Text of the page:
teacher of Basic Mathematics and Air Navigation and, with the
aid of large scale maps of the Eastern Approaches, the art of
Pathfinding by plotting Air Speed, Ground Speed and Wind Speed.
The Squadron had a regular Sunday morning Parade in the College
grounds each week. Little did I know that many years later. in
1980. I would be on the teaching staff at St. Josephs College in
Beulah Hill, Croydon.
On August 6 1945 I was at an RAF base near Weston-Super-Mare when I
heard a Tannoy announcement declaring that the Atom Bomb had
been dropped on Hiroshima; an event in history that will forever
be remembered. It did not just herald the ending of the war
against Japan; it was the beginning of a dangerous new era for
When I joined the staff of John Ruskin Central School in September
1942 as P.E. and maths teacher it was traditionally a soccer
playing school but with very few sports facilities. There was
only a small, hard surfaced playground between the building and
wall alongside the road outside. However, a short bus ride, or
more often than not a walk, would take us to the foot of Duppas
Hill where we had a football pitch and a small hutment with a
single changing room. At one end was a storage section for the
grounds man’s machinery and, at “our” end, a sink with a
Like most other things during the war, sporting equipment was
nearly impossible to purchase and very hard to obtain even from
the closest of contacts. A couple of soccer balls and a few
unmatched team shirts were all that we had to our name. (See
Peter Oxlade's 2nd X1 photo of 1943-44
below for a view of
the team shirts, socks of various colours, and the heavy-toed
There was a strong soccer tradition at Ruskin and within the
Schools’ Football League in the Borough of Croydon. I continued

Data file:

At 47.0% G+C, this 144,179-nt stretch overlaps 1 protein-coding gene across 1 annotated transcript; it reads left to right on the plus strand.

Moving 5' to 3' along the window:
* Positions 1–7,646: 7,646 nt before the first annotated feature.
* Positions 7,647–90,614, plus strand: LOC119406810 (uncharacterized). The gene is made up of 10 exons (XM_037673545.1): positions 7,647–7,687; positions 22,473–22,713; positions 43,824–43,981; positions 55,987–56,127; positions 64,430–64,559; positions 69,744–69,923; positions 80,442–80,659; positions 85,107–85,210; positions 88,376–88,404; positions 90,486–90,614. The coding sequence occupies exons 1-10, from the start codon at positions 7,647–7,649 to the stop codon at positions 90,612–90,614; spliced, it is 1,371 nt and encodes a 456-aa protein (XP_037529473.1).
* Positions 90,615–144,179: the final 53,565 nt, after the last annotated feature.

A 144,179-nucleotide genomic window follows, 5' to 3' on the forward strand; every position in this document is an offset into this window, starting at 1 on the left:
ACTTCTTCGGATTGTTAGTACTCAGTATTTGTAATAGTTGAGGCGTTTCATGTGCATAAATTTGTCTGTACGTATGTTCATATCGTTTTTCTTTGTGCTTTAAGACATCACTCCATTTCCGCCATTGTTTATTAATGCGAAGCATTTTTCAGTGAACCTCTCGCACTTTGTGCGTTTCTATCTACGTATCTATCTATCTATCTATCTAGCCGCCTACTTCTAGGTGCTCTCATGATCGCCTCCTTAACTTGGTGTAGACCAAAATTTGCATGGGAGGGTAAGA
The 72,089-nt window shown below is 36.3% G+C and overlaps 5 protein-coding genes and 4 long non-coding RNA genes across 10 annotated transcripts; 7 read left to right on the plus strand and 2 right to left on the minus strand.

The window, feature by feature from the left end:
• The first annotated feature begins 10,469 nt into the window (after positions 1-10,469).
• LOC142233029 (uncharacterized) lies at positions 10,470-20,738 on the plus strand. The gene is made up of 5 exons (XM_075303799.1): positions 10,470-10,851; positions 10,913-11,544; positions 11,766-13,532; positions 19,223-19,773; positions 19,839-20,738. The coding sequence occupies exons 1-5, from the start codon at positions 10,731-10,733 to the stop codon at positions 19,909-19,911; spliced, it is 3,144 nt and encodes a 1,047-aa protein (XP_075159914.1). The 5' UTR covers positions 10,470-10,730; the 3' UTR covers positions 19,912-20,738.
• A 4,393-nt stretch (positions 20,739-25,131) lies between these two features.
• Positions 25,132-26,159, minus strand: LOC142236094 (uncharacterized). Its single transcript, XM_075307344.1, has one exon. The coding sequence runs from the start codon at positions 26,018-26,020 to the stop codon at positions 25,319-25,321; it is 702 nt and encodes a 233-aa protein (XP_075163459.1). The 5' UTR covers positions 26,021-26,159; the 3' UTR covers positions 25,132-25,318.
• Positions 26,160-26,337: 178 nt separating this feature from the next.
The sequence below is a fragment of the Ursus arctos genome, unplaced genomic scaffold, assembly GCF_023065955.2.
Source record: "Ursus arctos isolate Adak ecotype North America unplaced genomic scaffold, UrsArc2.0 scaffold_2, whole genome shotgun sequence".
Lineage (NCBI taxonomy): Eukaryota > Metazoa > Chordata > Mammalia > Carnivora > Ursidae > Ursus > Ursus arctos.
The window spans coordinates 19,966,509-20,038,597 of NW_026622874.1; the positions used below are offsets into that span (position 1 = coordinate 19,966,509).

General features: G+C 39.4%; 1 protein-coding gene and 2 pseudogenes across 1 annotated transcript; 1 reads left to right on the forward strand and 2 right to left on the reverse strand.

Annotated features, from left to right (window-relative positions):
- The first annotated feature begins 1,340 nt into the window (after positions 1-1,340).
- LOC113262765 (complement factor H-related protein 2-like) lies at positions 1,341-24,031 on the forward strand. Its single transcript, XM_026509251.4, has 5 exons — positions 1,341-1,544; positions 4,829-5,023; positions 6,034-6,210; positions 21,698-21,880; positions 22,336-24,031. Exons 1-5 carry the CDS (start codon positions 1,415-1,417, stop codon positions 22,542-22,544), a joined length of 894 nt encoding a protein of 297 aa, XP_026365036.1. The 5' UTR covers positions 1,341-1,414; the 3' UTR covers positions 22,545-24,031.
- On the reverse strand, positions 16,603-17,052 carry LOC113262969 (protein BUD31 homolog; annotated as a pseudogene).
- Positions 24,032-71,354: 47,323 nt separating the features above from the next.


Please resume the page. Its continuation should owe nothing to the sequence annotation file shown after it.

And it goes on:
what had clearly been the norm prior to 1939. After the war,
when John Ruskin became a Grammar school, it was felt by some
that rugby should become the recognised sport and that soccer
should be dropped. Many a debate took place on this subject and,
in the end, it was Mr. Lowe who, after listening to all the
arguments, decided that the school tradition of playing soccer
should be maintained.
I was very happy with the headmaster’s decision to continue the
school’s football tradition since 1920. It was now a question of
finding opponents available for inter-school matches.
Our intake at Ruskin was from boys who had passed the 11-plus in
Croydon Schools. Those who were less fortunate and did not pass
were educated in various other Senior Schools in the Borough of
Croydon, which meant that there was an immediate supply of
football playing opponents locally. Gradually, as travelling
became easier in that post war era, I was able to extend
fixtures to neighbouring locations in Sutton, Cheam, Epsom,
Woking, Guildford, Bromley and Upper Norwood.
It took years of patient building and expansion to successfully
produce the full cricket and football fixture lists that we had
until my retirement.
During my many years at John Ruskin, I served on the Croydon
Schools Cricket and Football Committees and the Surrey Schools
Committee. I travelled as an associate member of the English
schools cricket teams to grounds such as Old Trafford,
Edgbaston, St Helens, Swansea, the Oval and the home of Cricket
– Lords; and enjoyed every minute of it.
The Windmill - Tamworth Road to
In 1955 the school was moved from
Tamworth Road to a new, purpose-built school with a
“countryside” outlook in the Shirley Hills. This represented a
marked transformation for students and staff. At last, we had
space and a sensational outlook.
The building had well appointed classrooms, science and art rooms,
an assembly hall with a professional stage and a REAL gymnasium
for ME to teach in.
However, there was one criticism of the new site layout. The
kitchens and dining hall were adjacent to the main entrance of
the school and did nothing to enhance a positive first
impression for visitors.
I am sure that one of the things that pupils will remember is my